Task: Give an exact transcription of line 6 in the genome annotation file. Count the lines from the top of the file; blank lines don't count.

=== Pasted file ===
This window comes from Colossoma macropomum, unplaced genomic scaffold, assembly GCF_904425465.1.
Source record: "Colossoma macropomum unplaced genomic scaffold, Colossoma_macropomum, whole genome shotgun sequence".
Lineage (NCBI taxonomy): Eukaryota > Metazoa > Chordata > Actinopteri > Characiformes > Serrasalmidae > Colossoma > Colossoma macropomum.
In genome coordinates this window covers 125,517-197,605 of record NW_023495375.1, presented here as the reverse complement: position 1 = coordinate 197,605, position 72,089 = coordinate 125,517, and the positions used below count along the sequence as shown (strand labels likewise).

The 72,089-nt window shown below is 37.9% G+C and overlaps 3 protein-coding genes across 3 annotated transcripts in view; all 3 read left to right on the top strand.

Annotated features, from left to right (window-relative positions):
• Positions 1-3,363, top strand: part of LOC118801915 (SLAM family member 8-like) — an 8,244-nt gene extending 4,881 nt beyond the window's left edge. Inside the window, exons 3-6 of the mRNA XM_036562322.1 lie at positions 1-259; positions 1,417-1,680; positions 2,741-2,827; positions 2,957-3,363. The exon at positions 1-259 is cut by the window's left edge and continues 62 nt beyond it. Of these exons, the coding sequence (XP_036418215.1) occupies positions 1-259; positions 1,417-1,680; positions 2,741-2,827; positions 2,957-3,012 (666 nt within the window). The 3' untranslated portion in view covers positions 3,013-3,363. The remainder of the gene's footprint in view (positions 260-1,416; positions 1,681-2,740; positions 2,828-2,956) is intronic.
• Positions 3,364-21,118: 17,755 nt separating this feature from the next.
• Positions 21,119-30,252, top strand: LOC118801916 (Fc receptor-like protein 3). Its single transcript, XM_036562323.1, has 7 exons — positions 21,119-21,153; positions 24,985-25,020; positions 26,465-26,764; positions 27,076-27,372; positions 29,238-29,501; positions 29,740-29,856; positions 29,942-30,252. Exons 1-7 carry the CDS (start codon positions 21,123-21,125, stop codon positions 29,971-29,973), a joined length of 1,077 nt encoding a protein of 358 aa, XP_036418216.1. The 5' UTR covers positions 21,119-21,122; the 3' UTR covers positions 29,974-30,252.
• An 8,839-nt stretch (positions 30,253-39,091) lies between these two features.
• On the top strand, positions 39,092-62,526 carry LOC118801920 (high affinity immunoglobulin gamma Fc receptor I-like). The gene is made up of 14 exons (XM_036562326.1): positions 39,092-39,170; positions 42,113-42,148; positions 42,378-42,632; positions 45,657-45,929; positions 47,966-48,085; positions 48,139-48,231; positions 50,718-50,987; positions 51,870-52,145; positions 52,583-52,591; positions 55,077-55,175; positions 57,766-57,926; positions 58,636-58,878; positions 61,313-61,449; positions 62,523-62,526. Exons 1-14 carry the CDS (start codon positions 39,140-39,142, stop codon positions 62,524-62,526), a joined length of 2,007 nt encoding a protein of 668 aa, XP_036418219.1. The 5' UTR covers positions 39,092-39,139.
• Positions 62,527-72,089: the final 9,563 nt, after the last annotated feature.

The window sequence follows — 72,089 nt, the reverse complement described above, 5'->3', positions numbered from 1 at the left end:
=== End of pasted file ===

Annotated features, from left to right (window-relative positions):